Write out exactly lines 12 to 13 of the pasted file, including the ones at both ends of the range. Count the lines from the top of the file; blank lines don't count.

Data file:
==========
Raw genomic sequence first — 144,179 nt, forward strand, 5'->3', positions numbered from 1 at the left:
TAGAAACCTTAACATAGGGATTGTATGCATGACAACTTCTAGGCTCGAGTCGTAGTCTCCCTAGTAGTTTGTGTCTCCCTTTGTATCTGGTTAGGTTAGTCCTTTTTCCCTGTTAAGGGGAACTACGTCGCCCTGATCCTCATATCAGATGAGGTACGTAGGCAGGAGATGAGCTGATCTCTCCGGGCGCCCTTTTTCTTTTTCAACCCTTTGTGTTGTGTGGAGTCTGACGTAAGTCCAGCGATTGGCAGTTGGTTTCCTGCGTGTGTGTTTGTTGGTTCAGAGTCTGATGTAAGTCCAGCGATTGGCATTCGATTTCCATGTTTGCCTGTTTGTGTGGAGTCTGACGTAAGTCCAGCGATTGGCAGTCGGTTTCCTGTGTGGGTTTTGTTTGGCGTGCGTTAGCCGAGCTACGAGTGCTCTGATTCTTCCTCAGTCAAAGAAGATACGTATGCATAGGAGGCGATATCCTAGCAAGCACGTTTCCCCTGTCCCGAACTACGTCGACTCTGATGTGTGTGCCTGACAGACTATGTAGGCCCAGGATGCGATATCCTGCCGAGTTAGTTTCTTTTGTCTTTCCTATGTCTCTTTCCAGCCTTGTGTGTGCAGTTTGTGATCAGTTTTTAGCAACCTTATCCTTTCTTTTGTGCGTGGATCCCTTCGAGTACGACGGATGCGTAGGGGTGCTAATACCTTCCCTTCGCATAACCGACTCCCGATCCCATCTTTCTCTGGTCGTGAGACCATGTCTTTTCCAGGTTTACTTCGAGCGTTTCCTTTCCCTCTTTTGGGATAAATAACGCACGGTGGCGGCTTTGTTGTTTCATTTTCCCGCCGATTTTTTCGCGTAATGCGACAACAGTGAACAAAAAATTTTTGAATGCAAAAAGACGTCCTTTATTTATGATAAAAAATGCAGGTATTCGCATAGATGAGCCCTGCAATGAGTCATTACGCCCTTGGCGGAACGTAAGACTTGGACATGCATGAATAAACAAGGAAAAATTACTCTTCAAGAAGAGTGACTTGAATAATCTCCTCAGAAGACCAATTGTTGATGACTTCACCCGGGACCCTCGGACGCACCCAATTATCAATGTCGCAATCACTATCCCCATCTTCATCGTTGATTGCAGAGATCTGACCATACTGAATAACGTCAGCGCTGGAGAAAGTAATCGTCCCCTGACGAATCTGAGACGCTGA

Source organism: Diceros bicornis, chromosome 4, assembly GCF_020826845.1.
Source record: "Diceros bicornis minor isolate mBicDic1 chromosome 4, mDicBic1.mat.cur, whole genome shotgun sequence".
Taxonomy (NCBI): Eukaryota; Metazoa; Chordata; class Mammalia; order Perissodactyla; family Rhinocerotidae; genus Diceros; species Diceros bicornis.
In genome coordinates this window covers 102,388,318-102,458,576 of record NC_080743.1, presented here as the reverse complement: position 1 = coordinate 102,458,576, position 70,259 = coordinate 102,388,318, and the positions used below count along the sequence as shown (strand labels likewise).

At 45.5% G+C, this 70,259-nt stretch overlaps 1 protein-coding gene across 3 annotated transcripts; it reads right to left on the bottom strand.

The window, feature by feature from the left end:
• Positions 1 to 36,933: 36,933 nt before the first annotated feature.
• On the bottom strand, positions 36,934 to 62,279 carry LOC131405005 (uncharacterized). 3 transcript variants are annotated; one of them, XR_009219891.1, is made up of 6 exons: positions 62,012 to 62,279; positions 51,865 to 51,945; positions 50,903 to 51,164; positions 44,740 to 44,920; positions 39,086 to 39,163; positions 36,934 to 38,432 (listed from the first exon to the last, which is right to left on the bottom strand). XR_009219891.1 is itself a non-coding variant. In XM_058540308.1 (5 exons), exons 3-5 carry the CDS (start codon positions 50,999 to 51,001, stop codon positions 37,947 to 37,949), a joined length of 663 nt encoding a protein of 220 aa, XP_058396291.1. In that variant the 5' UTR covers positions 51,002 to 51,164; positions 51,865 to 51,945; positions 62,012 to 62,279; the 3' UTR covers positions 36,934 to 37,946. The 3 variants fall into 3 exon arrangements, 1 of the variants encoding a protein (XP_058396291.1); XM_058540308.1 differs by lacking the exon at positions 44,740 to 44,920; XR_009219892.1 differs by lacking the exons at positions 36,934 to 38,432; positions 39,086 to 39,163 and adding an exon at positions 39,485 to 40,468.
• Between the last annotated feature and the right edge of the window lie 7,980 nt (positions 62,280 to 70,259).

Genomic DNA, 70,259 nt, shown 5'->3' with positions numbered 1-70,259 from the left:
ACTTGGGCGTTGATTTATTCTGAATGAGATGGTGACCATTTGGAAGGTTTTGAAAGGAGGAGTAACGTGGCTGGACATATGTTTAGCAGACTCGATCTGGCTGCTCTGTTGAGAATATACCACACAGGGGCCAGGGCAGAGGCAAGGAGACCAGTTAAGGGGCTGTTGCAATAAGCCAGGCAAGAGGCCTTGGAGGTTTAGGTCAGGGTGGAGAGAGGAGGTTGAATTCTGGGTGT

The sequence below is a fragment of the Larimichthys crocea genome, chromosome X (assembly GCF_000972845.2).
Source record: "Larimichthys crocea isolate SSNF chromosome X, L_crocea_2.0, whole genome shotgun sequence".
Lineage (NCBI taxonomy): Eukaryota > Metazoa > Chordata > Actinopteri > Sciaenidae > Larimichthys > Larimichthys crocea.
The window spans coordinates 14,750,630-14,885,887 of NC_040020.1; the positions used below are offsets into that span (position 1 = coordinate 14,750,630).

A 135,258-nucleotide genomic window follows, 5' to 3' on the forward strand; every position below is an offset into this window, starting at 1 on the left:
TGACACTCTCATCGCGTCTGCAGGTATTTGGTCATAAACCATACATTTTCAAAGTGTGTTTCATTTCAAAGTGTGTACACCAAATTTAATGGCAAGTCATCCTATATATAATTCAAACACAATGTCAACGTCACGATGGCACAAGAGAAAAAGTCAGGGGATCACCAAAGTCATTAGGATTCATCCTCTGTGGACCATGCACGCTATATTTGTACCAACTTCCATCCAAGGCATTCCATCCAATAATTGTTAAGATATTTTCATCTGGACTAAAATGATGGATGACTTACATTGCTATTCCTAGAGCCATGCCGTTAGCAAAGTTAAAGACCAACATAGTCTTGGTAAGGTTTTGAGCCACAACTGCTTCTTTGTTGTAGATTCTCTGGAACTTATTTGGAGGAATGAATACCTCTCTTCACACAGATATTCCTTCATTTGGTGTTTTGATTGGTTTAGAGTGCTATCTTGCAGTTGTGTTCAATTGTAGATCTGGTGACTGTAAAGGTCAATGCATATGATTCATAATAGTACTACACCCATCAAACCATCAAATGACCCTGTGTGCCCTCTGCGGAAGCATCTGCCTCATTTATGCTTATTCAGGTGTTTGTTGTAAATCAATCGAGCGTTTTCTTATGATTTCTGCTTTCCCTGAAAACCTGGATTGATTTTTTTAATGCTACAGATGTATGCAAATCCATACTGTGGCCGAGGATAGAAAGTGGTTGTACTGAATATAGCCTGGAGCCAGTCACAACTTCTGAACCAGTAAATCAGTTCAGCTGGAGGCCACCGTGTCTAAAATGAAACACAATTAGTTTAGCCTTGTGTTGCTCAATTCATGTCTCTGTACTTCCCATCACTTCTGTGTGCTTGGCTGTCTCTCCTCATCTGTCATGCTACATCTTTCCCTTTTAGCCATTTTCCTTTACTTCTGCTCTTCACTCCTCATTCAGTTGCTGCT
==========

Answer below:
Genomic DNA, 70,259 nt, shown 5'->3' with positions numbered 1-70,259 from the left:
ACTTGGGCGTTGATTTATTCTGAATGAGATGGTGACCATTTGGAAGGTTTTGAAAGGAGGAGTAACGTGGCTGGACATATGTTTAGCAGACTCGATCTGGCTGCTCTGTTGAGAATATACCACACAGGGGCCAGGGCAGAGGCAAGGAGACCAGTTAAGGGGCTGTTGCAATAAGCCAGGCAAGAGGCCTTGGAGGTTTAGGTCAGGGTGGAGAGAGGAGGTTGAATTCTGGGTGT